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I have data with a binary outcome and I am doing logit model selection using AIC and BIC. I have already withheld 30% of the data as a holdout sample (testing subset) and used the remainder (training subset) to do model selection.

In order to calculate accuracy, sensitivity, specificity, PPV, NPV and all of those parameters, I need a threshold. I plan on using Youden's index to maximize the difference between my test and the random chance line.

However, in generating the ROC curve, do I use the training data to generate the curve and choose a threshold, and then apply this threshold to the predicted values for the testing data? Or do I generate the ROC curve using the testing dataset and pick the threshold from that?

In the former case, I am generating an ROC curve based on data that were used to make the model, which seems like it would give me a falsely-high AUC (since the models are fit to that particular data), and the threshold chosen won't necessarily be the best threshold. But in the latter case, I am generating an ROC curve based on the testing data, data that the models have not seen, and picking an optimal threshold from this data. This seems a little cheaty as well, since I can pick the threshold that gives me the highest sensitivity/specificity for the testing subset, but this might not be the case for generalizing to the intended population.

TL;DR: do I pick my threshold based on an ROC curve generated with the model testing or model training data?

Thanks.

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  • $\begingroup$ What are you actually using this model for? $\endgroup$ – shadowtalker May 11 '16 at 5:10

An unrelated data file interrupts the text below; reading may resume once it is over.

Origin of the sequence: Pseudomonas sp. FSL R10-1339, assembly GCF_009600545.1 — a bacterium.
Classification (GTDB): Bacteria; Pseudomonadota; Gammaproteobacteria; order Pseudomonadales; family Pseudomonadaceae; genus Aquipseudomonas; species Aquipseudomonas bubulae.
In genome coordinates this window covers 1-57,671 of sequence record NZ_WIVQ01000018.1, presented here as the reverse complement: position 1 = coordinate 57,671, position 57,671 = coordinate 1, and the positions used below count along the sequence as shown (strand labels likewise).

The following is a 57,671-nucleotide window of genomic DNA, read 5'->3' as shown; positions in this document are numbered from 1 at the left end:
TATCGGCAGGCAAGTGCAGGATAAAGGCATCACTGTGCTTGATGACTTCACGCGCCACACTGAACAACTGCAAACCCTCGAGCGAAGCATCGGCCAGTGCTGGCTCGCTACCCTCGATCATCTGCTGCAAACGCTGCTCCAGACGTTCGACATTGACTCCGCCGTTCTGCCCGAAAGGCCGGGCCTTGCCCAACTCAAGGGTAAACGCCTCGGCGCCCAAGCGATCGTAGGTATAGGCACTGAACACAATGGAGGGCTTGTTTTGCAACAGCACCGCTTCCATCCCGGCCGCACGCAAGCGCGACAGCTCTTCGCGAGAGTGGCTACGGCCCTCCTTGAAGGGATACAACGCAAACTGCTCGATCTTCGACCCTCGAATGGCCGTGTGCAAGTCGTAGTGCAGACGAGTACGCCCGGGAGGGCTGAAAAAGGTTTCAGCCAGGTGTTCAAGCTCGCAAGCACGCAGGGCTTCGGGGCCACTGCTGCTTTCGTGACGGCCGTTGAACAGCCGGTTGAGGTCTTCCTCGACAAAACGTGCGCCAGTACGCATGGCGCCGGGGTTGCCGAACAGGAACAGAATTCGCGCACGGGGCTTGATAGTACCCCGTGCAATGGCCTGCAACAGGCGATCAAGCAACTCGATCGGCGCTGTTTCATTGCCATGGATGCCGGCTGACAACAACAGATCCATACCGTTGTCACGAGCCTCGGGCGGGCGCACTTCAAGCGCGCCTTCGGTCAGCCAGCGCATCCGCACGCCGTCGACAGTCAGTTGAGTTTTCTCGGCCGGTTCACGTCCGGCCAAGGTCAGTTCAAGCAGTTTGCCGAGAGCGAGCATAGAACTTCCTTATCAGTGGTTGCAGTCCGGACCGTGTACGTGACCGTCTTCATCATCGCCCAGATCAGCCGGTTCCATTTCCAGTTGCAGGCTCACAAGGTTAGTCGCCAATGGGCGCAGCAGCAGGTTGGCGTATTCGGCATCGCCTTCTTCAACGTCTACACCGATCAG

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Generate the ROC curve and choose the threshold within the training data, but then report accuracy, sensitivity, etc. when using this threshold to make predictions in the test data.

AUC is not a great metric, but if you want it (and you don't want it to be optimistically biased), generate another ROC curve for the test data and report the AUC for that.

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  • $\begingroup$ Thank you, this approach makes sense. I understand that AUC is not great, but is there an alternative that I could report instead? $\endgroup$ – user17325 May 12 '16 at 22:33
  • $\begingroup$ An alternative to AUC for what? What were you hoping to accomplish with AUC? $\endgroup$ – Kodiologist May 13 '16 at 0:57
  • $\begingroup$ Could you explain a bit about the logic behind using "the threshold within the training data, but then report accuracy, sensitivity, etc. when using this threshold to make predictions in the test data"? From my totally inexperienced view, I would think that using the testing threshold would be better since it would give a better picture of how the model would generalize. $\endgroup$ – lampShadesDrifter Mar 6 '18 at 20:38